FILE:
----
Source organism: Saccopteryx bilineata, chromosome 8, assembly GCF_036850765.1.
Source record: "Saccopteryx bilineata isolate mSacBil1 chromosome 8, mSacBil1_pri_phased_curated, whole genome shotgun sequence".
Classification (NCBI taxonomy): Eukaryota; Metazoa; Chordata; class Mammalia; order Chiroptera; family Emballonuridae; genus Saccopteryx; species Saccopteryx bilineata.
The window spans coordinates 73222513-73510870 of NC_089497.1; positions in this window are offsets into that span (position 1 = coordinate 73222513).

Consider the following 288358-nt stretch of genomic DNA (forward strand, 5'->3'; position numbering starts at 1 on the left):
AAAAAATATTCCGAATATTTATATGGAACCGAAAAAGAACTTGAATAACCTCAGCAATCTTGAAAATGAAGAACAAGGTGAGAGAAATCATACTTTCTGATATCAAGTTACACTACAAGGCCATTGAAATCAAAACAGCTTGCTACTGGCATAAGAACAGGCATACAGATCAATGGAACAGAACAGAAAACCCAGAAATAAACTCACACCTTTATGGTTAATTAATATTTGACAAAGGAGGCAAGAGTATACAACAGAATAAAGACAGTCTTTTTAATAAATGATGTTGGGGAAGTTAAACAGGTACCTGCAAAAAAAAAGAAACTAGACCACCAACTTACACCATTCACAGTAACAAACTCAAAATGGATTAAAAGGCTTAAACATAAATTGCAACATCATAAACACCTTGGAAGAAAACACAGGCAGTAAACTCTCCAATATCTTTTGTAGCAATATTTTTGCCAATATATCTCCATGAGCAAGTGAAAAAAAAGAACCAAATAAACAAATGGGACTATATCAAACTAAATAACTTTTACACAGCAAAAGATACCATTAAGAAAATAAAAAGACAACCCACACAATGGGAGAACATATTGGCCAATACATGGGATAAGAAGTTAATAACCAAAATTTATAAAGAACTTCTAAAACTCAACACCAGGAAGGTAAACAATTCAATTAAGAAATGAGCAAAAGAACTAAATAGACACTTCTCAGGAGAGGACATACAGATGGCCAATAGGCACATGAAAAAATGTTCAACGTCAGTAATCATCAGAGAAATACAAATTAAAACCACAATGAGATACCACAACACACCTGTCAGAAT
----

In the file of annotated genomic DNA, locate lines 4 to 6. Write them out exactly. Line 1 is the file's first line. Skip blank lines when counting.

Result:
The window spans coordinates 73222513-73510870 of NC_089497.1; positions in this window are offsets into that span (position 1 = coordinate 73222513).

Consider the following 288358-nt stretch of genomic DNA (forward strand, 5'->3'; position numbering starts at 1 on the left):
AAAAAATATTCCGAATATTTATATGGAACCGAAAAAGAACTTGAATAACCTCAGCAATCTTGAAAATGAAGAACAAGGTGAGAGAAATCATACTTTCTGATATCAAGTTACACTACAAGGCCATTGAAATCAAAACAGCTTGCTACTGGCATAAGAACAGGCATACAGATCAATGGAACAGAACAGAAAACCCAGAAATAAACTCACACCTTTATGGTTAATTAATATTTGACAAAGGAGGCAAGAGTATACAACAGAATAAAGACAGTCTTTTTAATAAATGATGTTGGGGAAGTTAAACAGGTACCTGCAAAAAAAAAGAAACTAGACCACCAACTTACACCATTCACAGTAACAAACTCAAAATGGATTAAAAGGCTTAAACATAAATTGCAACATCATAAACACCTTGGAAGAAAACACAGGCAGTAAACTCTCCAATATCTTTTGTAGCAATATTTTTGCCAATATATCTCCATGAGCAAGTGAAAAAAAAGAACCAAATAAACAAATGGGACTATATCAAACTAAATAACTTTTACACAGCAAAAGATACCATTAAGAAAATAAAAAGACAACCCACACAATGGGAGAACATATTGGCCAATACATGGGATAAGAAGTTAATAACCAAAATTTATAAAGAACTTCTAAAACTCAACACCAGGAAGGTAAACAATTCAATTAAGAAATGAGCAAAAGAACTAAATAGACACTTCTCAGGAGAGGACATACAGATGGCCAATAGGCACATGAAAAAATGTTCAACGTCAGTAATCATCAGAGAAATACAAATTAAAACCACAATGAGATACCACAACACACCTGTCAGAAT